Worldcoin: Will this global cryptocurrency stand up? Could it take down bitcoin?
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Worldcoin is a type of cryptocurrency which went against the principles of privacy and decentralisation, as envisioned by bitcoin founder Satoshi Nakamoto. Through eye scans, the crypto will provide unique data sets which could make for a very lucrative venture, some claim. However, others say it infringes on privacy rights. Express.co.uk speaks to cryptocurrency market experts about the coin and whether it has the potential to take down bitcoin.
Worldcoin unveiled a new initiative to push its digital coin last month which will be given to every human being.
The digital currency, which was first launched in May 2013, raised £25 million at a $1 billion valuation.
The company wants to get one billion people into its new cryptocurrency by 2022 and is using iris-scanning Orbs to push forward with this aim.
The current price of Worldcoin is $0.06886 – which is a rise of X percent in the past 24 hours.
Its all-time high was on December 4, 2013, when it hit $0.9304.
Pavel Matveev, CEO of Wirex, said Worldcoin is different to other crypto models.
He told Express.co.uk: “According to its website, the protocol wants to solve the “Human Uniqueness” problem using iris recognition.
“Worldcoin developed devices called ‘Orbs’ that are provided to orb operators.
“These operators have been reportedly scanning thousands of biometrics per week on four continents and more than 130,000 people have been onboarded so far.”
As it is so different from the standard cryptocurrencies, it will be difficult to forecast how it will develop in the future.
The project has gained extensive support from many investors so far, including Coinbase and the Digitial Currency Group – and is now valued at $1bn.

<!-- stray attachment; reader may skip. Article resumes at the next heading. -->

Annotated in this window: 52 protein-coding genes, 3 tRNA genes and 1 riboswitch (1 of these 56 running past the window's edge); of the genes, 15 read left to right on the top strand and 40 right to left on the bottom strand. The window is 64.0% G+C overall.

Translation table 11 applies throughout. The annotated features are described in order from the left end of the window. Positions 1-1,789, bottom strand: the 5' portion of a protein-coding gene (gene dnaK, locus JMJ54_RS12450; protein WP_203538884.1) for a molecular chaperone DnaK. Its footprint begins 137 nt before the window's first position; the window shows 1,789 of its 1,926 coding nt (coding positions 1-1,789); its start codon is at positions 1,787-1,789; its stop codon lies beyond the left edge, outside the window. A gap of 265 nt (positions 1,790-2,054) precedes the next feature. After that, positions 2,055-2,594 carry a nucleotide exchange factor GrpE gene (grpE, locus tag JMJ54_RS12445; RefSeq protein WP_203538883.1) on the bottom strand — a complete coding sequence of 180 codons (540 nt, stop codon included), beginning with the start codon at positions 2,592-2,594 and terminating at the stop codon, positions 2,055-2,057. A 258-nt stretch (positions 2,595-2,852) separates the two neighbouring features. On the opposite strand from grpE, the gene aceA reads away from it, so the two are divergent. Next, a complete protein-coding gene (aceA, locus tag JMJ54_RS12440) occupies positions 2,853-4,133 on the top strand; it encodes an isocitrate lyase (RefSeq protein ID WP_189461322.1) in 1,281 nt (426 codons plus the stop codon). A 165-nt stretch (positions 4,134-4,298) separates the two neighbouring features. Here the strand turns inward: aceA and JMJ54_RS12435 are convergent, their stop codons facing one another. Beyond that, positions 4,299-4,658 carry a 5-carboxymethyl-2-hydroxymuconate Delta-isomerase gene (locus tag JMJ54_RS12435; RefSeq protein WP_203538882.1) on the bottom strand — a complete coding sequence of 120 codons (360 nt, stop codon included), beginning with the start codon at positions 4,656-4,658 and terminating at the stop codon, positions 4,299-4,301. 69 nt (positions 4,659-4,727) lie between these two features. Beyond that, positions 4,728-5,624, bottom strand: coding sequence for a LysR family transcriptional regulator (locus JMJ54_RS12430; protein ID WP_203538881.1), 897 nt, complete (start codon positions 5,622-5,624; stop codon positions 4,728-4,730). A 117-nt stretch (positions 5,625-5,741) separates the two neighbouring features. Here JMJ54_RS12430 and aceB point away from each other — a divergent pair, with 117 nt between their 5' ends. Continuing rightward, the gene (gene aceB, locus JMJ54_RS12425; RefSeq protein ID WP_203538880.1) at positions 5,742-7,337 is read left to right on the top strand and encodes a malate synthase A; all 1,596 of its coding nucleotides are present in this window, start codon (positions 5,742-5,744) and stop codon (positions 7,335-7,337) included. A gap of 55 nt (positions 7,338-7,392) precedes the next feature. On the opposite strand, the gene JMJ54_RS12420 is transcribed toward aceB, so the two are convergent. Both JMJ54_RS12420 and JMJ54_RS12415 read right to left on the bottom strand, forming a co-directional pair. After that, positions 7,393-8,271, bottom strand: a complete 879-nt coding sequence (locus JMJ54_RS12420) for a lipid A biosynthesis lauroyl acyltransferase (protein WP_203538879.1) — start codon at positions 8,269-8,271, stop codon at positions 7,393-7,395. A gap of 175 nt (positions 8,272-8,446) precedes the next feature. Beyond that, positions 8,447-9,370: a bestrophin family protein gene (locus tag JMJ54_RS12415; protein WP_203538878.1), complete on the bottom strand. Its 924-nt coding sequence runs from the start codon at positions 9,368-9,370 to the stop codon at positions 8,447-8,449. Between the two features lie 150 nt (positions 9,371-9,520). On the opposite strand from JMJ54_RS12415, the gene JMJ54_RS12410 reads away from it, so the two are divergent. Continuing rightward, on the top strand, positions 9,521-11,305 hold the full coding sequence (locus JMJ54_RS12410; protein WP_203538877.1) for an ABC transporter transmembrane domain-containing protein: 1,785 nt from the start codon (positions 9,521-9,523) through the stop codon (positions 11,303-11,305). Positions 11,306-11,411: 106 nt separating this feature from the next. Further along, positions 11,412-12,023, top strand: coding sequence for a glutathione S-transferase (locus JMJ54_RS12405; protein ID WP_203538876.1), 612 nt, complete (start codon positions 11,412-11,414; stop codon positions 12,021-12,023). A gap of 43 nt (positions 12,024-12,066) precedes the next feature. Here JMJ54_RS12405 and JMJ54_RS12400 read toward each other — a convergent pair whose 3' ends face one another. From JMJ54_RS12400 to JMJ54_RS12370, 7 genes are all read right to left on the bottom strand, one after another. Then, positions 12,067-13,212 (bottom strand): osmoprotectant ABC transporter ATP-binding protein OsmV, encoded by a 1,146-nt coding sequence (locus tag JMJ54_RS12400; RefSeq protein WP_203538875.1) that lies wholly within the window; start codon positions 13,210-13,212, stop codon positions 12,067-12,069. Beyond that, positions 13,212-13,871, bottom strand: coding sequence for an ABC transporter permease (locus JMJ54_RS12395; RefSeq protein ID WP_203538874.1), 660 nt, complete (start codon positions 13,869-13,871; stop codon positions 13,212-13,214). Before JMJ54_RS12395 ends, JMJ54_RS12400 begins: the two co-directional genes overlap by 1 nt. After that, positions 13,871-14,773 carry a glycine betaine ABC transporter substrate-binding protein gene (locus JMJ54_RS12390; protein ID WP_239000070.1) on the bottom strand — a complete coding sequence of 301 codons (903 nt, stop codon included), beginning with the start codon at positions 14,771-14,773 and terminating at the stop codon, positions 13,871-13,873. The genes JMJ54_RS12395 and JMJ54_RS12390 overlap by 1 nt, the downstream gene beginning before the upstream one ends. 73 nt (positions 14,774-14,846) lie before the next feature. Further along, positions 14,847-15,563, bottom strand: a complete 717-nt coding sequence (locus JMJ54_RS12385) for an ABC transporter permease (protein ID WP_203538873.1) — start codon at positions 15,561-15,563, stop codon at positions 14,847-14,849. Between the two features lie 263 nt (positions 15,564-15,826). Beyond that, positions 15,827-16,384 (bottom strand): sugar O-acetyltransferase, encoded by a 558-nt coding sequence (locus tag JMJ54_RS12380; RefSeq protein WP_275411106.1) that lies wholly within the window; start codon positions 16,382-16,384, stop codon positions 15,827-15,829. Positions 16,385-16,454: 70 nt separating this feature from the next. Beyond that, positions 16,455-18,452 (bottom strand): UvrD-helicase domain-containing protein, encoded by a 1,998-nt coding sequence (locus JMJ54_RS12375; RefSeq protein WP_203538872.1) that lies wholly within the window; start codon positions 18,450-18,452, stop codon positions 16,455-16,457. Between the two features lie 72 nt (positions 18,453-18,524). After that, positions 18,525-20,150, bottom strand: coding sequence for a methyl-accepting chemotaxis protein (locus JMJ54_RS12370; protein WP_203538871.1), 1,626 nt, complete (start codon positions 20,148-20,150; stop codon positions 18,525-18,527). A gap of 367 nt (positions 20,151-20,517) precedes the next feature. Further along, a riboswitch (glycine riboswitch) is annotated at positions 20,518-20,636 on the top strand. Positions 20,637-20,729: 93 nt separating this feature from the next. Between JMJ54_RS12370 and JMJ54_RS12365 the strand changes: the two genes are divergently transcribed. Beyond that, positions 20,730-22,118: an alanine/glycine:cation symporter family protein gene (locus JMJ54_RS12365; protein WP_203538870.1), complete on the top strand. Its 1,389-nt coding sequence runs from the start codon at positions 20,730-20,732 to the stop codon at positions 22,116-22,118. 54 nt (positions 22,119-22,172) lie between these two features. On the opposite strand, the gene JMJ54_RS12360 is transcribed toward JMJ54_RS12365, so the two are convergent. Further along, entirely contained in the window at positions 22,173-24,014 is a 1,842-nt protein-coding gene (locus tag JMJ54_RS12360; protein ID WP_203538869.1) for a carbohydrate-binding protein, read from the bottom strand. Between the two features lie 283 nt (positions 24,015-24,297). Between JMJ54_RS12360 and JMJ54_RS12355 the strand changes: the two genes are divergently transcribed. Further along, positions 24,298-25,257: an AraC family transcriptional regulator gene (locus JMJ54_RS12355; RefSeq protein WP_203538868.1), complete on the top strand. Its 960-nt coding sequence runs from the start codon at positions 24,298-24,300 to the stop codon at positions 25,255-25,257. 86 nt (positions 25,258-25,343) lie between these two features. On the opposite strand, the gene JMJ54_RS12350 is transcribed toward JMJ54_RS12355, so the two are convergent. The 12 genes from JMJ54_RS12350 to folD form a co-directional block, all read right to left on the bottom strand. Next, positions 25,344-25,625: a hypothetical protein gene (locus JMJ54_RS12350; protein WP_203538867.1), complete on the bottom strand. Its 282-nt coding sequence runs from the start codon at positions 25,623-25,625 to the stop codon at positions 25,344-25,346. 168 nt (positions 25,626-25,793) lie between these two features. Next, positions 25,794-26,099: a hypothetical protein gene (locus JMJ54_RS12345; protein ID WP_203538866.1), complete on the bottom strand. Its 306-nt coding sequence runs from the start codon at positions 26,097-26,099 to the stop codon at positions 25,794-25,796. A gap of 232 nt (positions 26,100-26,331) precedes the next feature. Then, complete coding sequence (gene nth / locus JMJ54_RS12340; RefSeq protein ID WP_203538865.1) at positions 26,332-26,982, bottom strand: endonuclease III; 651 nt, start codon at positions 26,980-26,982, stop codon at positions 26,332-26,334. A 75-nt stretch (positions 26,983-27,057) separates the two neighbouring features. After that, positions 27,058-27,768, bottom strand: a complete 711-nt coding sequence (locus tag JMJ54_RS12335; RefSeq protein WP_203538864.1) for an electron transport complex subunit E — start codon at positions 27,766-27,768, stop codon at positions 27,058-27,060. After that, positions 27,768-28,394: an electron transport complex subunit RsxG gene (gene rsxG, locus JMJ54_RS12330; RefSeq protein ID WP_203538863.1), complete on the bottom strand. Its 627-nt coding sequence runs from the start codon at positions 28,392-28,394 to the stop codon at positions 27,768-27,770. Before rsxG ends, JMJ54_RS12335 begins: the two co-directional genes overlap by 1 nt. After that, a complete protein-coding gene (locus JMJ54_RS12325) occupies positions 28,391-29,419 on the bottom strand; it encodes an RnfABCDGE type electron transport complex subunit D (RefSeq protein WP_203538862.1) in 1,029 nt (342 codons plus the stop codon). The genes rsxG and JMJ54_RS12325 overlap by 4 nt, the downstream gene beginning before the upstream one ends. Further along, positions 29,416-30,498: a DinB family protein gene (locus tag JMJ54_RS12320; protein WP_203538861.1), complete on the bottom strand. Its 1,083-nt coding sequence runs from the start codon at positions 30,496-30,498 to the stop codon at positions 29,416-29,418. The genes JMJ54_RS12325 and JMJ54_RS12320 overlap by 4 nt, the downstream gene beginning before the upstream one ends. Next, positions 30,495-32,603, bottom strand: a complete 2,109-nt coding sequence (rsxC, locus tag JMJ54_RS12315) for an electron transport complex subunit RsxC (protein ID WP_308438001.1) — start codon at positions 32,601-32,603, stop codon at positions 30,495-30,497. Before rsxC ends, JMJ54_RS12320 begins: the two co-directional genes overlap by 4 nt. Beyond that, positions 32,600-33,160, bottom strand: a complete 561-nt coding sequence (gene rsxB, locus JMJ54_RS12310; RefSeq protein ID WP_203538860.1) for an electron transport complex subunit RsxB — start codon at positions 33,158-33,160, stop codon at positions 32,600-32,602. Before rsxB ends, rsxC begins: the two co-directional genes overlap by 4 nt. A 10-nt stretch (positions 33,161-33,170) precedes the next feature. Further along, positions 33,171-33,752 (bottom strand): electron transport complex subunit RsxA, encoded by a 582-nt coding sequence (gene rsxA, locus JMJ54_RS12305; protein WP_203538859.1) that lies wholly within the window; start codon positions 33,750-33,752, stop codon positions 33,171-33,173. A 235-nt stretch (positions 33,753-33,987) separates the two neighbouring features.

However, the digital currency has faced backlash from members of the public who claim there are safeguarding and privacy issues at play.
Biometric scans of eyes have been picked as “proof of personhood”, according to Worldcoin, because of the low rate of negatives and positives.
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Worldcoin is running a pilot, involving about 30 Orbs in various countries, and storing a lot of data, including images of peoples’ eyes, bodies, and faces and their three-dimensional scans, according to the company’s own promotion material.
The firms’ website said: “Without it, we wouldn’t be able to fairly and inclusively give a share of Worldcoin to everyone on Earth.
“But we can’t wait to stop collecting it and we want to make it clear that it will never be our business to sell your personal data.”
The cryptocurrency expert said despite these aims, there are criticisms of these eye scans.
Mr Matveev told Express.co.uk: “Even though the incentive to join is high, the most severe critics (including Edward Snowden) urge people not to give their biometrics, or blame Worldcoin for targeting the poor.
“Specialists are blaming the project for its opacity as it has yet to design its governance.”
Will Worldcoin take down bitcoin?
According to Worldcoin’s promotional material, the company was born out of a belief that cryptocurrency technology, if adopted at a global level, “would open social and economic doors for billions of people”.
But Mr Matveev said it is unlikely Worldcoin will “thrive in the long-run”.
He told Express.co.uk: “I believe Worldcoin is taking an opposite approach to Bitcoin. It is an unproven approach that seems to be invading privacy, when bitcoin is a proven technology that was upgraded this year to enhance privacy (Taproot).”
Samson Mow, chief strategy officer at bitcoin infrastructure company Blockstream, said Worldcoin is likely to go the same way as other altcoins.
Mr Mow told Express.co.uk: “All these altcoin projects are competing on new features and searching for product-market fit.
“The problem trying to compete on features is that another altcoin can always market itself the next and new version of that feature.”
Ethereum’s track record shows how the impact of multiple competitors can eat away at its smart contract market share, the expert said.
He added it is unlikely Worldcoin will still exist beyond five years – much less take down bitcoin.
Mr Mow said: “Bitcoin is a decentralised network that grew organically.
“Worldcoin, like most altcoins, is a centralised project managed by a company. There’s no comparison.”
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